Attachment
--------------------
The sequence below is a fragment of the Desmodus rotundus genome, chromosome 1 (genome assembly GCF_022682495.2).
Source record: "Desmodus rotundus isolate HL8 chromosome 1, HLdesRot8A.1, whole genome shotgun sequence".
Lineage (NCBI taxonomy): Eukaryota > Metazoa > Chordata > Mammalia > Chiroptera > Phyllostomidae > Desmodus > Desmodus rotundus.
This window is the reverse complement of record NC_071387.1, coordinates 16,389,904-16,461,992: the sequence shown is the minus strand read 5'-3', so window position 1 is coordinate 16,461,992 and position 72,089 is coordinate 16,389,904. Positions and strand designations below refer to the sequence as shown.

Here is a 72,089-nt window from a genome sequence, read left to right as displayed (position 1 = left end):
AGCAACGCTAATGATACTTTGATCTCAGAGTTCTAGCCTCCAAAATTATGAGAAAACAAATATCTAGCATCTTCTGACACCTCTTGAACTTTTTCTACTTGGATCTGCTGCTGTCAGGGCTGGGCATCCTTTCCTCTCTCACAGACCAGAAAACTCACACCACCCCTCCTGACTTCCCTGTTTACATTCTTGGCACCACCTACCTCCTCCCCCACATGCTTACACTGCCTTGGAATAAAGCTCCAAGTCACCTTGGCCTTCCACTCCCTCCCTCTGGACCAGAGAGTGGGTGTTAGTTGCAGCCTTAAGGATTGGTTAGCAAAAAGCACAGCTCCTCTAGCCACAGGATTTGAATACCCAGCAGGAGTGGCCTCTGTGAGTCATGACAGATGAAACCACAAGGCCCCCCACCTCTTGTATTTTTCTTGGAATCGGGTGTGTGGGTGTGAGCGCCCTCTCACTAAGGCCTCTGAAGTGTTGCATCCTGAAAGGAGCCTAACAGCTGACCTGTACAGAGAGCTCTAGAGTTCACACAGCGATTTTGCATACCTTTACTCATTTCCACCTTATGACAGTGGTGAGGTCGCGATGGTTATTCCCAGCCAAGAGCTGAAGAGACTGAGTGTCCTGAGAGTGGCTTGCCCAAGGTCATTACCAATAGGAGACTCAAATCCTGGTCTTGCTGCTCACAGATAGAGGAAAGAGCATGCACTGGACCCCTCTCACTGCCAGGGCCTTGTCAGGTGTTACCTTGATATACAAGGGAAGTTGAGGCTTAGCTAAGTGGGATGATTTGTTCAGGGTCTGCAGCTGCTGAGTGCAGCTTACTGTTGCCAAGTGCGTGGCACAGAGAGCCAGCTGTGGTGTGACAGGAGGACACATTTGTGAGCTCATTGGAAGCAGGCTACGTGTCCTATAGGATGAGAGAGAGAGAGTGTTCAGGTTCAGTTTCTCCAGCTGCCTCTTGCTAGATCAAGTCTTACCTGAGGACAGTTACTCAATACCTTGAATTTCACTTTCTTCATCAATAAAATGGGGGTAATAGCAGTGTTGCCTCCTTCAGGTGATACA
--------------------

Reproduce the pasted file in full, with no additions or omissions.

The sequence below is a fragment of the Desmodus rotundus genome, chromosome 1 (genome assembly GCF_022682495.2).
Source record: "Desmodus rotundus isolate HL8 chromosome 1, HLdesRot8A.1, whole genome shotgun sequence".
Lineage (NCBI taxonomy): Eukaryota > Metazoa > Chordata > Mammalia > Chiroptera > Phyllostomidae > Desmodus > Desmodus rotundus.
This window is the reverse complement of record NC_071387.1, coordinates 16,389,904-16,461,992: the sequence shown is the minus strand read 5'-3', so window position 1 is coordinate 16,461,992 and position 72,089 is coordinate 16,389,904. Positions and strand designations below refer to the sequence as shown.

Here is a 72,089-nt window from a genome sequence, read left to right as displayed (position 1 = left end):
AGCAACGCTAATGATACTTTGATCTCAGAGTTCTAGCCTCCAAAATTATGAGAAAACAAATATCTAGCATCTTCTGACACCTCTTGAACTTTTTCTACTTGGATCTGCTGCTGTCAGGGCTGGGCATCCTTTCCTCTCTCACAGACCAGAAAACTCACACCACCCCTCCTGACTTCCCTGTTTACATTCTTGGCACCACCTACCTCCTCCCCCACATGCTTACACTGCCTTGGAATAAAGCTCCAAGTCACCTTGGCCTTCCACTCCCTCCCTCTGGACCAGAGAGTGGGTGTTAGTTGCAGCCTTAAGGATTGGTTAGCAAAAAGCACAGCTCCTCTAGCCACAGGATTTGAATACCCAGCAGGAGTGGCCTCTGTGAGTCATGACAGATGAAACCACAAGGCCCCCCACCTCTTGTATTTTTCTTGGAATCGGGTGTGTGGGTGTGAGCGCCCTCTCACTAAGGCCTCTGAAGTGTTGCATCCTGAAAGGAGCCTAACAGCTGACCTGTACAGAGAGCTCTAGAGTTCACACAGCGATTTTGCATACCTTTACTCATTTCCACCTTATGACAGTGGTGAGGTCGCGATGGTTATTCCCAGCCAAGAGCTGAAGAGACTGAGTGTCCTGAGAGTGGCTTGCCCAAGGTCATTACCAATAGGAGACTCAAATCCTGGTCTTGCTGCTCACAGATAGAGGAAAGAGCATGCACTGGACCCCTCTCACTGCCAGGGCCTTGTCAGGTGTTACCTTGATATACAAGGGAAGTTGAGGCTTAGCTAAGTGGGATGATTTGTTCAGGGTCTGCAGCTGCTGAGTGCAGCTTACTGTTGCCAAGTGCGTGGCACAGAGAGCCAGCTGTGGTGTGACAGGAGGACACATTTGTGAGCTCATTGGAAGCAGGCTACGTGTCCTATAGGATGAGAGAGAGAGAGTGTTCAGGTTCAGTTTCTCCAGCTGCCTCTTGCTAGATCAAGTCTTACCTGAGGACAGTTACTCAATACCTTGAATTTCACTTTCTTCATCAATAAAATGGGGGTAATAGCAGTGTTGCCTCCTTCAGGTGATACA